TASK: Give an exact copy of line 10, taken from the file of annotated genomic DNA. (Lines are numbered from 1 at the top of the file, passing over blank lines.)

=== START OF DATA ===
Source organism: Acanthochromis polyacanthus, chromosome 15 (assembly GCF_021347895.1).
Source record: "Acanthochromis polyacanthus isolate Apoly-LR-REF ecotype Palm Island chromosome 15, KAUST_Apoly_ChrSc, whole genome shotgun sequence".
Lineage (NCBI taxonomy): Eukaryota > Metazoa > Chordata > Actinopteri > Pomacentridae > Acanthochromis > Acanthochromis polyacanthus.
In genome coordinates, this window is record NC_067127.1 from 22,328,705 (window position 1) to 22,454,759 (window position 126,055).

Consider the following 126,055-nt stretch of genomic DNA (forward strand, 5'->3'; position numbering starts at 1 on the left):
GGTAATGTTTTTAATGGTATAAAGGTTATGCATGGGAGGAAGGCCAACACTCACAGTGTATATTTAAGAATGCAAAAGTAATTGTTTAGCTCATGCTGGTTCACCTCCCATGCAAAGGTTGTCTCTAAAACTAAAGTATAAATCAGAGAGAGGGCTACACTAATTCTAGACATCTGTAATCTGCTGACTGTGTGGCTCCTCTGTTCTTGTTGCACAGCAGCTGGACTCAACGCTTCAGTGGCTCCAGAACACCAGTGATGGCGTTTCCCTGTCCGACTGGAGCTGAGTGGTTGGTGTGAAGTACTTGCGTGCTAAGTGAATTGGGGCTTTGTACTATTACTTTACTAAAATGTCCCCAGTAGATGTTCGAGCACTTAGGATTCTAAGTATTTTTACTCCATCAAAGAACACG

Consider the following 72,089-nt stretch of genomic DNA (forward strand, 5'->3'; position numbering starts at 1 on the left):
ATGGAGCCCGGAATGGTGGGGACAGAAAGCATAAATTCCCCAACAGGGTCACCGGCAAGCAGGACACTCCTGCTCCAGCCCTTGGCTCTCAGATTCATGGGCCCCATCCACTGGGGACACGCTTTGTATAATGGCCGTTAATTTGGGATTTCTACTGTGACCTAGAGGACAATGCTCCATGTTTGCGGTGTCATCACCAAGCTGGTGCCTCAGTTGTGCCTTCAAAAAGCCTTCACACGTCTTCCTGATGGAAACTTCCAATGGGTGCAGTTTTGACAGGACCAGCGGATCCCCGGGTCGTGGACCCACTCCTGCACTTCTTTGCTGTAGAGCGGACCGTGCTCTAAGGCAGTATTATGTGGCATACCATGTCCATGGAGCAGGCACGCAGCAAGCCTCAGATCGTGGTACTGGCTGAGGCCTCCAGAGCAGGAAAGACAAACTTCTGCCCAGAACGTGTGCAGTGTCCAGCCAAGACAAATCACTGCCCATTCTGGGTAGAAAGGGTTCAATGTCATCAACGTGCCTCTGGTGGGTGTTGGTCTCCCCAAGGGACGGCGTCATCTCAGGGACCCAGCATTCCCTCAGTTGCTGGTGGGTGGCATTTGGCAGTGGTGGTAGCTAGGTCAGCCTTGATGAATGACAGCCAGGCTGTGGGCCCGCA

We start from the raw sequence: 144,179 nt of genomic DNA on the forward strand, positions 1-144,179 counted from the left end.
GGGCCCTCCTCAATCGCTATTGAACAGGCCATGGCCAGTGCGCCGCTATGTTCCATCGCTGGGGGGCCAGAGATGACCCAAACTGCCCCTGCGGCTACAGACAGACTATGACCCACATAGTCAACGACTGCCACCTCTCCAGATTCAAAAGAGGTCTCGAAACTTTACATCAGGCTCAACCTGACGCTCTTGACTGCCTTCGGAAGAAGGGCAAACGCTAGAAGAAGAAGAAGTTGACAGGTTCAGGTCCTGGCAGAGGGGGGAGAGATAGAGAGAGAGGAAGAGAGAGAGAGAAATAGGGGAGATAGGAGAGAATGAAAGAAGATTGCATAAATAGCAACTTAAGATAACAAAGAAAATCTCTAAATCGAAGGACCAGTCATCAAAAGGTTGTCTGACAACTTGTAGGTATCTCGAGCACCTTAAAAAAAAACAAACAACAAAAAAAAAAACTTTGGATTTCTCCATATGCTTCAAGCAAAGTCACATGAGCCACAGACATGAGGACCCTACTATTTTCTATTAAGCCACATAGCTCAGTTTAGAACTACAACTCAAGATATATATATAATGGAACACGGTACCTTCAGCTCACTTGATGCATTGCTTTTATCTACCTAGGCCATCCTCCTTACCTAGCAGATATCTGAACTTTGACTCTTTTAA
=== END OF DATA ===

GGGCCCTCCTCAATCGCTATTGAACAGGCCATGGCCAGTGCGCCGCTATGTTCCATCGCTGGGGGGCCAGAGATGACCCAAACTGCCCCTGCGGCTACAGACAGACTATGACCCACATAGTCAACGACTGCCACCTCTCCAGATTCAAAAGAGGTCTCGAAACTTTACATCAGGCTCAACCTGACGCTCTTGACTGCCTTCGGAAGAAGGGCAAACGCTAGAAGAAGAAGAAGTTGACAGGTTCAGGTCCTGGCAGAGGGGGGAGAGATAGAGAGAGAGGAAGAGAGAGAGAGAAATAGGGGAGATAGGAGAGAATGAAAGAAGATTGCATAAATAGCAACTTAAGATAACAAAGAAAATCTCTAAATCGAAGGACCAGTCATCAAAAGGTTGTCTGACAACTTGTAGGTATCTCGAGCACCTTAAAAAAAAACAAACAACAAAAAAAAAAACTTTGGATTTCTCCATATGCTTCAAGCAAAGTCACATGAGCCACAGACATGAGGACCCTACTATTTTCTATTAAGCCACATAGCTCAGTTTAGAACTACAACTCAAGATATATATATAATGGAACACGGTACCTTCAGCTCACTTGATGCATTGCTTTTATCTACCTAGGCCATCCTCCTTACCTAGCAGATATCTGAACTTTGACTCTTTTAA